We see that you have javascript disabled. Please enable javascript and refresh the page to continue reading local news. If you feel you have received this message in error, please contact the customer support team at 1-833-248-7801.

ADVERTISEMENT

ADVERTISEMENT

Ex-etiquette: Soul-searching needed to build familial feelings toward partner's son

Jann Blackstone is the author of “Ex-etiquette for Parents: Good Behavior After Divorce or Separation.”

Jann Blackstone.jpg
Jann Blackstone
We are part of The Trust Project.

Q. My husband and I have been married for three years. He and I both had sons about the same age from a previous marriage and now we have a daughter who is almost 2. His son is quite a handful. We see him every other weekend for a night or two. He doesn’t feel like part of our family, and I often forget to include him in casual conversation. This upsets my husband, and we get in terrible fights — but how can you care for a child who only comes to your home every two weeks? What’s good ex-etiquette?

A. You are asking me about your personal mindset, and all I can really do from my laptop is talk to you about the mental preparation — or in your case, lack of mental preparation — done prior to marrying a partner with a child. It sounds like your husband is resentful of your attitude. His son isn’t an afterthought. He’s part of your family. And, if it doesn’t feel like it, you may have to do some soul-searching.

Don’t get me wrong. I know there must be history I may not understand. These are just blanket responses to the red flags I see in your question. Many have written to me about this very same dilemma, and I have to put it back on the adults. Children just follow your lead.

I often talk about a plan, or the preparation needed, to combine families successfully. Let me clarify what that looks like: You didn’t just fall in love with your husband. Just as there is a courting period when you date someone — you talked on the phone, you made plans, you anticipated doing things together — there is a courting period when meeting their children. You put in the effort. You learn their likes and dislikes, you include them in family plans, and then, after a time, hopefully you develop a like for one another and look forward to seeing each other. Just like falling in love with your husband, it’s a process to learn to feel close to their children.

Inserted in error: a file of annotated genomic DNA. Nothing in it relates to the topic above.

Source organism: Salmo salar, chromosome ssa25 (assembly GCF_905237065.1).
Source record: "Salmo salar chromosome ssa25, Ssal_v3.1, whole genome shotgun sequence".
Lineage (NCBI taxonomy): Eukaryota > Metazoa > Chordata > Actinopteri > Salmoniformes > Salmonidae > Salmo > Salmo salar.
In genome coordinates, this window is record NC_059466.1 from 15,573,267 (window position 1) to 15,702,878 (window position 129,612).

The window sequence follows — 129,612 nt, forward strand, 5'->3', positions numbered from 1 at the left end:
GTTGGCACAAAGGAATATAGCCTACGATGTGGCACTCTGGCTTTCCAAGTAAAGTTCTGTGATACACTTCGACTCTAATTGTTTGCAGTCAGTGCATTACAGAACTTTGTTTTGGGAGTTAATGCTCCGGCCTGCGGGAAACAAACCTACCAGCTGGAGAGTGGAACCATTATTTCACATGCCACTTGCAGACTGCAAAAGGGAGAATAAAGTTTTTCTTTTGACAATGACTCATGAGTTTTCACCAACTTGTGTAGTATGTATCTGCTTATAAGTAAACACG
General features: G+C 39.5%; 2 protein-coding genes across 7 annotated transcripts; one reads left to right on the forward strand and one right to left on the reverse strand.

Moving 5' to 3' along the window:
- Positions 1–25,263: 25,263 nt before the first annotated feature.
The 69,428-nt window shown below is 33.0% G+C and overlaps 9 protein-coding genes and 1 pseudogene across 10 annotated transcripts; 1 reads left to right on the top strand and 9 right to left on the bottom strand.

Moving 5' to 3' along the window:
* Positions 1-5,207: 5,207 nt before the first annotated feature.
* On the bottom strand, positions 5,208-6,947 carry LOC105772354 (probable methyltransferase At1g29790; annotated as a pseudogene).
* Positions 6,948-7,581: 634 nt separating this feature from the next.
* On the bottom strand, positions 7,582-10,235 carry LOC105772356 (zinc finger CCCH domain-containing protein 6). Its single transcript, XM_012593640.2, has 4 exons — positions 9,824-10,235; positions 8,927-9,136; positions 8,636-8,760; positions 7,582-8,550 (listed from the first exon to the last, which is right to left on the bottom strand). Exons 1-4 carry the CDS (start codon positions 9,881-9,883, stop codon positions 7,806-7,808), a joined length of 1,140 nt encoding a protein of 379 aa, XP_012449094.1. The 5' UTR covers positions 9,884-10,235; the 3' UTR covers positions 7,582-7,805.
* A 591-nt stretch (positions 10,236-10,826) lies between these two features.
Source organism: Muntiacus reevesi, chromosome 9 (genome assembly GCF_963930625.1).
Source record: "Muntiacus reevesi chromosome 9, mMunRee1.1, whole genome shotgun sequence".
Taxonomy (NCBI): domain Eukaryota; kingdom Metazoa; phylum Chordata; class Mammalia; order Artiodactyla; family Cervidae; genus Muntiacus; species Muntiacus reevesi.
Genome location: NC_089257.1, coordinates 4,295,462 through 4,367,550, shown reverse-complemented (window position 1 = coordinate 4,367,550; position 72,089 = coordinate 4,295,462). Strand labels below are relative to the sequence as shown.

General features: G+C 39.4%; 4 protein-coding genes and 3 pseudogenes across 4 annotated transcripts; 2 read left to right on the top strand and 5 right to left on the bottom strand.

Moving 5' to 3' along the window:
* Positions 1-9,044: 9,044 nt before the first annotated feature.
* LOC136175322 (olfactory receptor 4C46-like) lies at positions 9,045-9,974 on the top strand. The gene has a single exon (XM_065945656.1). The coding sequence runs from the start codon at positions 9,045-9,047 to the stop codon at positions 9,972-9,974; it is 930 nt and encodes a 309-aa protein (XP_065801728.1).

So my question to you would be, what have you done to get to know this little boy prior to his coming to your home every other weekend? Who are YOU to HIM? Have you taken him out for ice cream, just you and him? Talked to him about what he likes or what he doesn’t like with no one else around? Set up play dates so he can get to know your son prior to moving in? Does he have his own space at your home, or is he treated like a visitor? If the answer is no to most of these questions, it’s no wonder you don’t think of him as part of the family. You have to get in there. And, if you do, you will see a difference in your husband’s attitude. He will see you are doing what you can to accept and include his son.

ADVERTISEMENT

It’s important to acknowledge that my suggestion is not reserved for just moms, but anyone who gets involved with someone who has children. We are the ones to initiate the acceptance, the loving environment. That’s good ex-etiquette.

Jann Blackstone is the author of “Ex-etiquette for Parents: Good Behavior After Divorce or Separation,” and the founder of Bonus Families, bonusfamilies.com . ©2022 Jann Blackstone Distributed by Tribune Content Agency, LLC.

Related Topics: FAMILY
What to read next
Money can be a triggering topic for many of us. These days, it’s hard to escape the impact of supply chain issues, inflation and talk of recession. It is hard to make sense of it all, but you can take some practical steps to save or make a little extra money, which will help you stay emotionally balanced. Here are some ideas.
Jann Blackstone is the author of “Ex-etiquette for Parents: Good Behavior After Divorce or Separation.”
Noticing so many eastern Mediterranean and Lebanese restaurants becoming popular, I was hungry for a quick dinner with their savory and aromatic flavors. Using za'atar found in the spice section of the market, I created this quick dinner with very little effort.
In this week's Home with the Lost Italian, columnist Sarah Nasello answers a reader's questions about how to source and utilize fresh and dried herbs in cooking.